Hepatic impairment: Dutasteride: The effect on the pharmacokinetics of dutasteride in hepatic impairment has not been studied (see Precautions). Because dutasteride is extensively metabolised, exposure could be higher in hepatically impaired patients.
Tamsulosin: The pharmacokinetics of tamsulosin hydrochloride have been compared in 8 subjects with moderate hepatic dysfunction (Child-Pugh's classification: Grades A and B) and 8 normal subjects. While a change in the overall plasma concentration of tamsulosin hydrochloride was observed as the result of altered binding to AAG, the unbound (active) concentration of tamsulosin hydrochloride does not change significantly with only a modest (32%) change in intrinsic clearance of unbound tamsulosin hydrochloride. Therefore, patients with moderate hepatic dysfunction do not require an adjustment in tamsulosin hydrochloride dosage. Tamsulosin hydrochloride has not been studied in patients with severe hepatic dysfunction.
Toxicology: Preclinical Safety Data: Non-clinical studies have not been conducted with DUODART. Dutasteride and tamsulosin hydrochloride individually have been extensively evaluated in animal toxicity tests and findings were consistent with the known pharmacological actions of 5 alpha-reductase inhibitors and alpha-adrenergic blockers. The following statements reflect the information available on the individual components.
Carcinogenesis, mutagenesis: Dutasteride and tamsulosin hydrochloride showed no evidence of genotoxicity in a wide range of in vitro and in vivo tests.
Dutasteride: In a carcinogenicity study in rats, dutasteride produced an increase in benign interstitial cell tumours in the testis at the high dose (158-fold clinical exposure). However, the endocrine mechanisms believed to be involved in the production of interstitial cell hyperplasia and adenomas in the rat are not relevant to humans. There were no clinically relevant effects on tumour profile in a carcinogenicity study in mice.
Tamsulosin: In carcinogenicity studies in rats and mice, tamsulosin hydrochloride produced an increased incidence of proliferative changes of the mammary glands in females. These findings, which are probably mediated by hyperprolactinaemia and only occurred at high dose levels, are regarded as not clinically relevant.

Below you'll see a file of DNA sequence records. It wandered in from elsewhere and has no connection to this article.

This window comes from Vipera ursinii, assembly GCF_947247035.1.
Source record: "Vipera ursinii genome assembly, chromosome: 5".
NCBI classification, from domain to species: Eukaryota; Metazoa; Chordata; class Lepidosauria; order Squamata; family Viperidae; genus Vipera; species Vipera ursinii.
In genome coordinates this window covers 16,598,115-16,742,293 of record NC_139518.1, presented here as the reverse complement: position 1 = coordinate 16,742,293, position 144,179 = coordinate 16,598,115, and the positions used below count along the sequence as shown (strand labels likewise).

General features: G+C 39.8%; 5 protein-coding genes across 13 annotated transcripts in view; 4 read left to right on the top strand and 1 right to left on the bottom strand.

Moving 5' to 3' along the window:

Reproductive toxicology: Dutasteride: Dutasteride produced a reversible decrease in fertility in male rats consistent with the pharmacological activity of 5 alpha-reductase inhibition on accessory reproductive organs. This is considered to have no clinical relevance as there was no effect on sperm development, concentration or motility.
Feminisation of the external genitalia was noted in male fetuses of female rats and rabbits orally dosed with dutasteride. However, intravenous administration of dutasteride to pregnant Rhesus monkeys during embryofetal development at doses of up to 2010 nanograms/animal/day did not produce adverse maternal or fetal toxicity. This dose represents a multiple of at least 186-fold (nanograms/kg basis) the potential maximum daily dose in a 50 kg woman, resulting from exposure to 5 mL semen (assuming 100% absorption) from a dutasteride-treated man.
Tamsulosin: High doses of tamsulosin hydrochloride resulted in a reversible reduction in fertility in male rats considered possibly due to changes of semen content or impairment of ejaculation. Effects of tamsulosin on sperm counts or sperm function have not been evaluated.
Administration of tamsulosin hydrochloride to pregnant female rats and rabbits at higher than the therapeutic dose showed no evidence of foetal harm.